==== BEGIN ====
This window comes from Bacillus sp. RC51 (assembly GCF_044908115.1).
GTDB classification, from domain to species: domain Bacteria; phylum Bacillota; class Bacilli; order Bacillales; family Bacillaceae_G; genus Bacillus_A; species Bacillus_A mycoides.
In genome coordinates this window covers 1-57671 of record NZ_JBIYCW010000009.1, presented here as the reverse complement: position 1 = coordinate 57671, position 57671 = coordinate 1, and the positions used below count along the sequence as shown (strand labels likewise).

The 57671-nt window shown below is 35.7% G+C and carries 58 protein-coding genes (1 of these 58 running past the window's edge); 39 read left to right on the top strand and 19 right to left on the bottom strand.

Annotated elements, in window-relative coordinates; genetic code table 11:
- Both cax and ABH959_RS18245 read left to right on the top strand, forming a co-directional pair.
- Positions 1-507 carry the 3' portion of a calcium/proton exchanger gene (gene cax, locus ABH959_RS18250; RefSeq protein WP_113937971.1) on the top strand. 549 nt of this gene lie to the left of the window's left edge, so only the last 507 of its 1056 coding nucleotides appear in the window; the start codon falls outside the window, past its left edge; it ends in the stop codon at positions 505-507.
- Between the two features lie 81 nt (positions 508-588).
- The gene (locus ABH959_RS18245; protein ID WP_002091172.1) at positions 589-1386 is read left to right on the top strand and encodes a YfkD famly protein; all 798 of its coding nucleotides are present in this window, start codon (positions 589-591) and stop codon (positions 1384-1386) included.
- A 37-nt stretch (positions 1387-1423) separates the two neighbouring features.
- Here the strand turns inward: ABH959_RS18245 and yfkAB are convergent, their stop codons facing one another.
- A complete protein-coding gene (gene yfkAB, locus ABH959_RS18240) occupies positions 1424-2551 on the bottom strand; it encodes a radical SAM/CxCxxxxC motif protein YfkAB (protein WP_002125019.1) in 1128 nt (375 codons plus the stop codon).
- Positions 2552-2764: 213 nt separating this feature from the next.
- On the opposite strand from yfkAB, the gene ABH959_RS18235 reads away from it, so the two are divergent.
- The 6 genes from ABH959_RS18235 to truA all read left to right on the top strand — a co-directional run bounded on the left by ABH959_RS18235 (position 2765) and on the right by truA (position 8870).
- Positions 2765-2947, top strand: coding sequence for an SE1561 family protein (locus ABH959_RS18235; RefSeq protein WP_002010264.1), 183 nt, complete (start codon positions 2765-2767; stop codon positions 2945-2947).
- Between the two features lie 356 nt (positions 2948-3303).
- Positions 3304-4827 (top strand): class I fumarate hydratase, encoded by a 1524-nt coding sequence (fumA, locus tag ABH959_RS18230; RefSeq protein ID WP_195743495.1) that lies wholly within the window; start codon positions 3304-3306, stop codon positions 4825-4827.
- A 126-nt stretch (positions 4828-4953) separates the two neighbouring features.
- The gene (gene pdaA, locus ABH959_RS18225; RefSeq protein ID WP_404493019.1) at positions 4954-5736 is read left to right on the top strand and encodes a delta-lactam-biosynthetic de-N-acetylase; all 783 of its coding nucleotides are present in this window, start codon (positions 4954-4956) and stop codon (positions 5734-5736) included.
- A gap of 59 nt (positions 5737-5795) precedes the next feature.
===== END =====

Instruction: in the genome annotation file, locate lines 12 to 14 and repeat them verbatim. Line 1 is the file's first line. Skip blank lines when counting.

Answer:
- A complete protein-coding gene (gene yfkAB, locus ABH959_RS18240) occupies positions 1424-2551 on the bottom strand; it encodes a radical SAM/CxCxxxxC motif protein YfkAB (protein WP_002125019.1) in 1128 nt (375 codons plus the stop codon).
- Positions 2552-2764: 213 nt separating this feature from the next.
- On the opposite strand from yfkAB, the gene ABH959_RS18235 reads away from it, so the two are divergent.